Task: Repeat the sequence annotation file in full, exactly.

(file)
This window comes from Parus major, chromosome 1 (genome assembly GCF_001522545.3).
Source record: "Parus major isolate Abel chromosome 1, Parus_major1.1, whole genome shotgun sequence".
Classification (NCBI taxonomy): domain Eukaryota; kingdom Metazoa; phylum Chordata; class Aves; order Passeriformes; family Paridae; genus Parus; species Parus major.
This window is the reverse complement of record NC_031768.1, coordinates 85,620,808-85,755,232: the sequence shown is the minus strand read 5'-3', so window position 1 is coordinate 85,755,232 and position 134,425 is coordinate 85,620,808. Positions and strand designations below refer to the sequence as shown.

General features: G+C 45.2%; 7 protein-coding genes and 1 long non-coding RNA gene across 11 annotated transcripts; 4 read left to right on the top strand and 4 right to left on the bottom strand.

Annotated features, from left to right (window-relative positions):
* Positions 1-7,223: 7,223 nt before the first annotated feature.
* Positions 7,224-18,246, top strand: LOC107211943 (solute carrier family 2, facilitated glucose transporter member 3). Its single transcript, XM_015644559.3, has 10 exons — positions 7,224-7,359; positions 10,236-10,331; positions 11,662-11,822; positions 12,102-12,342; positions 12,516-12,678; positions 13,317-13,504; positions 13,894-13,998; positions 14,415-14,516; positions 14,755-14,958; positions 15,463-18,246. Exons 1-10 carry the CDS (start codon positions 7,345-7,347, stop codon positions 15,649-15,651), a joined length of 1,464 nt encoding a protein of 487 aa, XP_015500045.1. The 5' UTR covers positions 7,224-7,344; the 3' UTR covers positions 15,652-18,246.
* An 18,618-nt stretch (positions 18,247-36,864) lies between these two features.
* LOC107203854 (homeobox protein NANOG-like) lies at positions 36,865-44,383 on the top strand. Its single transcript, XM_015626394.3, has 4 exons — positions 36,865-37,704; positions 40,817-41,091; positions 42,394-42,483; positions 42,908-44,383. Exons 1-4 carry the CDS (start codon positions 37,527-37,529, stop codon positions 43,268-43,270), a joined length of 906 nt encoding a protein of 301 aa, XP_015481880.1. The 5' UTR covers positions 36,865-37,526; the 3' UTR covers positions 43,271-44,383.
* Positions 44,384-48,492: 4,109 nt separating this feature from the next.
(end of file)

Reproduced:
This window comes from Parus major, chromosome 1 (genome assembly GCF_001522545.3).
Source record: "Parus major isolate Abel chromosome 1, Parus_major1.1, whole genome shotgun sequence".
Classification (NCBI taxonomy): domain Eukaryota; kingdom Metazoa; phylum Chordata; class Aves; order Passeriformes; family Paridae; genus Parus; species Parus major.
This window is the reverse complement of record NC_031768.1, coordinates 85,620,808-85,755,232: the sequence shown is the minus strand read 5'-3', so window position 1 is coordinate 85,755,232 and position 134,425 is coordinate 85,620,808. Positions and strand designations below refer to the sequence as shown.

General features: G+C 45.2%; 7 protein-coding genes and 1 long non-coding RNA gene across 11 annotated transcripts; 4 read left to right on the top strand and 4 right to left on the bottom strand.

Annotated features, from left to right (window-relative positions):
* Positions 1-7,223: 7,223 nt before the first annotated feature.
* Positions 7,224-18,246, top strand: LOC107211943 (solute carrier family 2, facilitated glucose transporter member 3). Its single transcript, XM_015644559.3, has 10 exons — positions 7,224-7,359; positions 10,236-10,331; positions 11,662-11,822; positions 12,102-12,342; positions 12,516-12,678; positions 13,317-13,504; positions 13,894-13,998; positions 14,415-14,516; positions 14,755-14,958; positions 15,463-18,246. Exons 1-10 carry the CDS (start codon positions 7,345-7,347, stop codon positions 15,649-15,651), a joined length of 1,464 nt encoding a protein of 487 aa, XP_015500045.1. The 5' UTR covers positions 7,224-7,344; the 3' UTR covers positions 15,652-18,246.
* An 18,618-nt stretch (positions 18,247-36,864) lies between these two features.
* LOC107203854 (homeobox protein NANOG-like) lies at positions 36,865-44,383 on the top strand. Its single transcript, XM_015626394.3, has 4 exons — positions 36,865-37,704; positions 40,817-41,091; positions 42,394-42,483; positions 42,908-44,383. Exons 1-4 carry the CDS (start codon positions 37,527-37,529, stop codon positions 43,268-43,270), a joined length of 906 nt encoding a protein of 301 aa, XP_015481880.1. The 5' UTR covers positions 36,865-37,526; the 3' UTR covers positions 43,271-44,383.
* Positions 44,384-48,492: 4,109 nt separating this feature from the next.